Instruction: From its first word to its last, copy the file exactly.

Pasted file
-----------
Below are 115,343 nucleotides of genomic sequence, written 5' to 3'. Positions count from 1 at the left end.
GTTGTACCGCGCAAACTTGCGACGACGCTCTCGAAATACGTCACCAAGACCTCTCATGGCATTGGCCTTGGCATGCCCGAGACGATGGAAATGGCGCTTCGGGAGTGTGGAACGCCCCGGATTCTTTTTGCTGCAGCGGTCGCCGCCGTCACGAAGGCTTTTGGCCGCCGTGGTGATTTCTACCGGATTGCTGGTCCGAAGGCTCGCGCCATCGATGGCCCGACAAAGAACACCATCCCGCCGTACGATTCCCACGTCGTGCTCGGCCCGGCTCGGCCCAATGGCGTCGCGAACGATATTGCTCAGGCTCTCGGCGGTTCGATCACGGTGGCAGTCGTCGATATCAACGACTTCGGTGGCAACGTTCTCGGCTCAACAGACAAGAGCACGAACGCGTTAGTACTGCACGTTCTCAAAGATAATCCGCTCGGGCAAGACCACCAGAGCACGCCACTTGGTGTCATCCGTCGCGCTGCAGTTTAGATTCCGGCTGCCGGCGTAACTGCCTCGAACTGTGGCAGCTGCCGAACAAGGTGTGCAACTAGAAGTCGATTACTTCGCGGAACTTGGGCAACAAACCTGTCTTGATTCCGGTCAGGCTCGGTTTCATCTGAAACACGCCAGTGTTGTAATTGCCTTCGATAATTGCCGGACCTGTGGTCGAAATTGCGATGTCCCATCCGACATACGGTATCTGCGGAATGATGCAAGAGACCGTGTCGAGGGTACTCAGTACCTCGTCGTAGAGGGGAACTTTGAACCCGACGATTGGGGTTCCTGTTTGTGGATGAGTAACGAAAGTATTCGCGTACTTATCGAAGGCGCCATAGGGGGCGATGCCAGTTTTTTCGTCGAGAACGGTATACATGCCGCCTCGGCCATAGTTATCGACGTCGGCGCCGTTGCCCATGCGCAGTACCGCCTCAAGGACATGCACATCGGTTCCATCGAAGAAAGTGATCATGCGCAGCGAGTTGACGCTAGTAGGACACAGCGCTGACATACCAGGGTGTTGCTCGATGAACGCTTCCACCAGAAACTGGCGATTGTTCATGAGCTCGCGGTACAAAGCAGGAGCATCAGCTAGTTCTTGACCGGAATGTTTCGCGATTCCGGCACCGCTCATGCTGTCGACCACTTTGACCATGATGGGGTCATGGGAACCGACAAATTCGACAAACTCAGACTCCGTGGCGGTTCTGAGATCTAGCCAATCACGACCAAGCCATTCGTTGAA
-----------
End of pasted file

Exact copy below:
Below are 115,343 nucleotides of genomic sequence, written 5' to 3'. Positions count from 1 at the left end.
GTTGTACCGCGCAAACTTGCGACGACGCTCTCGAAATACGTCACCAAGACCTCTCATGGCATTGGCCTTGGCATGCCCGAGACGATGGAAATGGCGCTTCGGGAGTGTGGAACGCCCCGGATTCTTTTTGCTGCAGCGGTCGCCGCCGTCACGAAGGCTTTTGGCCGCCGTGGTGATTTCTACCGGATTGCTGGTCCGAAGGCTCGCGCCATCGATGGCCCGACAAAGAACACCATCCCGCCGTACGATTCCCACGTCGTGCTCGGCCCGGCTCGGCCCAATGGCGTCGCGAACGATATTGCTCAGGCTCTCGGCGGTTCGATCACGGTGGCAGTCGTCGATATCAACGACTTCGGTGGCAACGTTCTCGGCTCAACAGACAAGAGCACGAACGCGTTAGTACTGCACGTTCTCAAAGATAATCCGCTCGGGCAAGACCACCAGAGCACGCCACTTGGTGTCATCCGTCGCGCTGCAGTTTAGATTCCGGCTGCCGGCGTAACTGCCTCGAACTGTGGCAGCTGCCGAACAAGGTGTGCAACTAGAAGTCGATTACTTCGCGGAACTTGGGCAACAAACCTGTCTTGATTCCGGTCAGGCTCGGTTTCATCTGAAACACGCCAGTGTTGTAATTGCCTTCGATAATTGCCGGACCTGTGGTCGAAATTGCGATGTCCCATCCGACATACGGTATCTGCGGAATGATGCAAGAGACCGTGTCGAGGGTACTCAGTACCTCGTCGTAGAGGGGAACTTTGAACCCGACGATTGGGGTTCCTGTTTGTGGATGAGTAACGAAAGTATTCGCGTACTTATCGAAGGCGCCATAGGGGGCGATGCCAGTTTTTTCGTCGAGAACGGTATACATGCCGCCTCGGCCATAGTTATCGACGTCGGCGCCGTTGCCCATGCGCAGTACCGCCTCAAGGACATGCACATCGGTTCCATCGAAGAAAGTGATCATGCGCAGCGAGTTGACGCTAGTAGGACACAGCGCTGACATACCAGGGTGTTGCTCGATGAACGCTTCCACCAGAAACTGGCGATTGTTCATGAGCTCGCGGTACAAAGCAGGAGCATCAGCTAGTTCTTGACCGGAATGTTTCGCGATTCCGGCACCGCTCATGCTGTCGACCACTTTGACCATGATGGGGTCATGGGAACCGACAAATTCGACAAACTCAGACTCCGTGGCGGTTCTGAGATCTAGCCAATCACGACCAAGCCATTCGTTGAA